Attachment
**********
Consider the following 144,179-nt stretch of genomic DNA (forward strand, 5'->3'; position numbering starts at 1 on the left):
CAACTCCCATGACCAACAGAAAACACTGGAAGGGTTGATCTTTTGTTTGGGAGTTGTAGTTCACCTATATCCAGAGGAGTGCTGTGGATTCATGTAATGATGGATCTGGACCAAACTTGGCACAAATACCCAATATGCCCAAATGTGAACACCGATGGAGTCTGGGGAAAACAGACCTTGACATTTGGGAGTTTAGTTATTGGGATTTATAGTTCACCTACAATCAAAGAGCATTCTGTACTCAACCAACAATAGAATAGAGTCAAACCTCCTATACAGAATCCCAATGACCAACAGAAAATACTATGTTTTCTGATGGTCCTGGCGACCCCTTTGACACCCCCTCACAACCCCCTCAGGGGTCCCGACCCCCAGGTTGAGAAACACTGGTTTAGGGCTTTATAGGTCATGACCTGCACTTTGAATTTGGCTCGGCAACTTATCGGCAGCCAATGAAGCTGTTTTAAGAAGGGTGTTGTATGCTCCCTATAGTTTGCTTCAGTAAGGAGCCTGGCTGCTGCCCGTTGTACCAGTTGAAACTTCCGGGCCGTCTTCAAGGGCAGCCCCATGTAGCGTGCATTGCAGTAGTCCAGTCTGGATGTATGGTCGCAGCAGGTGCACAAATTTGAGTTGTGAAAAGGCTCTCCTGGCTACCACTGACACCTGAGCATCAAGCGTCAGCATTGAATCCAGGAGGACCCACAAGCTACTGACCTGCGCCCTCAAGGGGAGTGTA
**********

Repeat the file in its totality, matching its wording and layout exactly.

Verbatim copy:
Consider the following 144,179-nt stretch of genomic DNA (forward strand, 5'->3'; position numbering starts at 1 on the left):
CAACTCCCATGACCAACAGAAAACACTGGAAGGGTTGATCTTTTGTTTGGGAGTTGTAGTTCACCTATATCCAGAGGAGTGCTGTGGATTCATGTAATGATGGATCTGGACCAAACTTGGCACAAATACCCAATATGCCCAAATGTGAACACCGATGGAGTCTGGGGAAAACAGACCTTGACATTTGGGAGTTTAGTTATTGGGATTTATAGTTCACCTACAATCAAAGAGCATTCTGTACTCAACCAACAATAGAATAGAGTCAAACCTCCTATACAGAATCCCAATGACCAACAGAAAATACTATGTTTTCTGATGGTCCTGGCGACCCCTTTGACACCCCCTCACAACCCCCTCAGGGGTCCCGACCCCCAGGTTGAGAAACACTGGTTTAGGGCTTTATAGGTCATGACCTGCACTTTGAATTTGGCTCGGCAACTTATCGGCAGCCAATGAAGCTGTTTTAAGAAGGGTGTTGTATGCTCCCTATAGTTTGCTTCAGTAAGGAGCCTGGCTGCTGCCCGTTGTACCAGTTGAAACTTCCGGGCCGTCTTCAAGGGCAGCCCCATGTAGCGTGCATTGCAGTAGTCCAGTCTGGATGTATGGTCGCAGCAGGTGCACAAATTTGAGTTGTGAAAAGGCTCTCCTGGCTACCACTGACACCTGAGCATCAAGCGTCAGCATTGAATCCAGGAGGACCCACAAGCTACTGACCTGCGCCCTCAAGGGGAGTGTA